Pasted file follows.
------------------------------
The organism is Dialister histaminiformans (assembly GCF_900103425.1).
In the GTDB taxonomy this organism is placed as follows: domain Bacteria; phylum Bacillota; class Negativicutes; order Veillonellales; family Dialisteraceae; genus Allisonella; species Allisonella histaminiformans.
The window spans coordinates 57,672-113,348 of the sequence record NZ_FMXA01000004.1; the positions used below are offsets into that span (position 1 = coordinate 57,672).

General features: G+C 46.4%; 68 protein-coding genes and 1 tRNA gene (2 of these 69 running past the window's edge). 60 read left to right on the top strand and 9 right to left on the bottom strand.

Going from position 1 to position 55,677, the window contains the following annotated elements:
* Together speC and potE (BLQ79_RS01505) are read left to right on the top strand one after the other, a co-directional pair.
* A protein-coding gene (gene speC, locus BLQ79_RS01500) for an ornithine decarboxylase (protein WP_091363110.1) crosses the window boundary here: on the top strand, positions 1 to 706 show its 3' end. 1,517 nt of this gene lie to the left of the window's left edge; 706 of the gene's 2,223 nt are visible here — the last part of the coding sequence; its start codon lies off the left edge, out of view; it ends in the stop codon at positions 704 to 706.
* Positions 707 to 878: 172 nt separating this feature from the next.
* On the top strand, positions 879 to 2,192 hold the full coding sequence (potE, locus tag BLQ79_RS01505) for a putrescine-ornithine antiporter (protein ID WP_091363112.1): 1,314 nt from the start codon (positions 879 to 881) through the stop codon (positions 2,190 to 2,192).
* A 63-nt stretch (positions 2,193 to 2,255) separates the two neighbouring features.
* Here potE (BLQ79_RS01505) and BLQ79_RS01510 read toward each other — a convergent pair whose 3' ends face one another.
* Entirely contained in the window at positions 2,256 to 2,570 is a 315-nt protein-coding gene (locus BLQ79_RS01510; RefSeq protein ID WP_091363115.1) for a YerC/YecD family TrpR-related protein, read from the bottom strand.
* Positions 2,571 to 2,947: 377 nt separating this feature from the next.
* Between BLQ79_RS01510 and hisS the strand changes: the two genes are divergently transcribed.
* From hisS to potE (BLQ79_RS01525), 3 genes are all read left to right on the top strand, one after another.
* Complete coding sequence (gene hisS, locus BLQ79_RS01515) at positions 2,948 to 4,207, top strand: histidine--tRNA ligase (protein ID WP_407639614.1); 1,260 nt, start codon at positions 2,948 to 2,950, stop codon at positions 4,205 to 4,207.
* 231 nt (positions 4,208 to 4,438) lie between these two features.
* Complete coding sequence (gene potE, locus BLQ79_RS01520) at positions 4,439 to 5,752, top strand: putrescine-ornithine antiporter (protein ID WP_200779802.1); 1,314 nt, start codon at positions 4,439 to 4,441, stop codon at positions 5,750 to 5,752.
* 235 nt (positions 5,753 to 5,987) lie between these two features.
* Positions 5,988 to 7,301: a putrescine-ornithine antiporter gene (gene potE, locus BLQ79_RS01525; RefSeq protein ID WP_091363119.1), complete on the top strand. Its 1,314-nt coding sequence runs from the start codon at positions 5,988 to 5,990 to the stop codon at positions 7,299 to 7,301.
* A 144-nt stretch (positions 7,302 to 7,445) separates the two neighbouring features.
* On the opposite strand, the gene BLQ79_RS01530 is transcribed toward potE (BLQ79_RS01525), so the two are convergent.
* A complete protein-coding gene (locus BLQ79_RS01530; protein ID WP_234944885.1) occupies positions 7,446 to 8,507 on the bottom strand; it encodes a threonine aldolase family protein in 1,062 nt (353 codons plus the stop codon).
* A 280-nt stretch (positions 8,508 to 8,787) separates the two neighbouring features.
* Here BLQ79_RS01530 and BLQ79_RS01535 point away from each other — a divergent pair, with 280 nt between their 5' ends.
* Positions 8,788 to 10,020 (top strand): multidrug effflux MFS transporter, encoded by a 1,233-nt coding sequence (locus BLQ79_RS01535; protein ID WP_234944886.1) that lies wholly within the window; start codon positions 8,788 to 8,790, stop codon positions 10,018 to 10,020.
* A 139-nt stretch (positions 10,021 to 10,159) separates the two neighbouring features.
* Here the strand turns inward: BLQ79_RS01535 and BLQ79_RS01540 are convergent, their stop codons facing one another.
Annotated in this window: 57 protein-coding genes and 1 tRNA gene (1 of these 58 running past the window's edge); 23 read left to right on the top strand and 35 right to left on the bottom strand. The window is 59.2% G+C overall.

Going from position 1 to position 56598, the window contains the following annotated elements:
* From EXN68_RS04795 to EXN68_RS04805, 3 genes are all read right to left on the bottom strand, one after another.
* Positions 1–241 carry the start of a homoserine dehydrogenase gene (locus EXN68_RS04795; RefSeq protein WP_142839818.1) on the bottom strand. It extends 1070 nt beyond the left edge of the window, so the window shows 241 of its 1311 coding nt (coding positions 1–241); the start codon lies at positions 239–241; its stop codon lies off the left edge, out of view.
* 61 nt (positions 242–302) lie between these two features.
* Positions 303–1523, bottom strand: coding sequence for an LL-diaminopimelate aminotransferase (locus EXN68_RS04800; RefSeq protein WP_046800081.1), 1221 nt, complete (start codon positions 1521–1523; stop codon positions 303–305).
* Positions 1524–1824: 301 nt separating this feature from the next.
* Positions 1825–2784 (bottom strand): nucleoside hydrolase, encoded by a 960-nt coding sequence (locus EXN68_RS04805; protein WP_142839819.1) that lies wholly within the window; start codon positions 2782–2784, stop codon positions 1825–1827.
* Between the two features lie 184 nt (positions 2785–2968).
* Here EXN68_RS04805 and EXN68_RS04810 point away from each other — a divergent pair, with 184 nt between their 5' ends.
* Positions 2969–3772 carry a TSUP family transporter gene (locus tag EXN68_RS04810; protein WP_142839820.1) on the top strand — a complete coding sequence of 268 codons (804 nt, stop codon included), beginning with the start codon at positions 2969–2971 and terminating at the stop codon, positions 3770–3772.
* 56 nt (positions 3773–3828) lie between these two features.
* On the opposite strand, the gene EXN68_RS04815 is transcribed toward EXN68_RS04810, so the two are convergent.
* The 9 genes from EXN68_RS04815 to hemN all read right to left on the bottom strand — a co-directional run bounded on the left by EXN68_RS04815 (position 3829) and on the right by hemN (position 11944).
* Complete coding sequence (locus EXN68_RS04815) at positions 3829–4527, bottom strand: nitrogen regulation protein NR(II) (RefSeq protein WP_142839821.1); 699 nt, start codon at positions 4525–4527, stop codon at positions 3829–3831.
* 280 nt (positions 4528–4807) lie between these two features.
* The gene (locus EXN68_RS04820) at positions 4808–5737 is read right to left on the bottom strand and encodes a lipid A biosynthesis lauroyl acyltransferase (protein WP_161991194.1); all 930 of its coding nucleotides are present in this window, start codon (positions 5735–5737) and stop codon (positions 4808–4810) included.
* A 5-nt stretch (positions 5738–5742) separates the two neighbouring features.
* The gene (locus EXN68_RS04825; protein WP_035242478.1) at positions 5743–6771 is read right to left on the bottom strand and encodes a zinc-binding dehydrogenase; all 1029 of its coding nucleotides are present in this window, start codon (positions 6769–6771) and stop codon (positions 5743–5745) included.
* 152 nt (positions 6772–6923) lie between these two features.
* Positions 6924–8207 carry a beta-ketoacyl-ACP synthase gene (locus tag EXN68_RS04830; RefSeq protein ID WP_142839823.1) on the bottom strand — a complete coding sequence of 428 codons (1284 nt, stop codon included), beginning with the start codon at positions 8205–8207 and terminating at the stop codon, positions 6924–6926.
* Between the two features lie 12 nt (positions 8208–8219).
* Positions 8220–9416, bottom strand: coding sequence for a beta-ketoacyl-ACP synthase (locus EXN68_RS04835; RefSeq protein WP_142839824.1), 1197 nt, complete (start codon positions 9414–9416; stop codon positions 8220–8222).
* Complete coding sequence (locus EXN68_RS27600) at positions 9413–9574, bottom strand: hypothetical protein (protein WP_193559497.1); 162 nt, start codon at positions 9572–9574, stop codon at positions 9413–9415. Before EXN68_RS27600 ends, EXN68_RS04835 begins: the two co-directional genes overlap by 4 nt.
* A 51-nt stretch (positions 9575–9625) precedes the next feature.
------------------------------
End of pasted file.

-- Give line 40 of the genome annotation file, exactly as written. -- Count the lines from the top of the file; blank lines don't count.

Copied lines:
* 56 nt (positions 3773–3828) lie between these two features.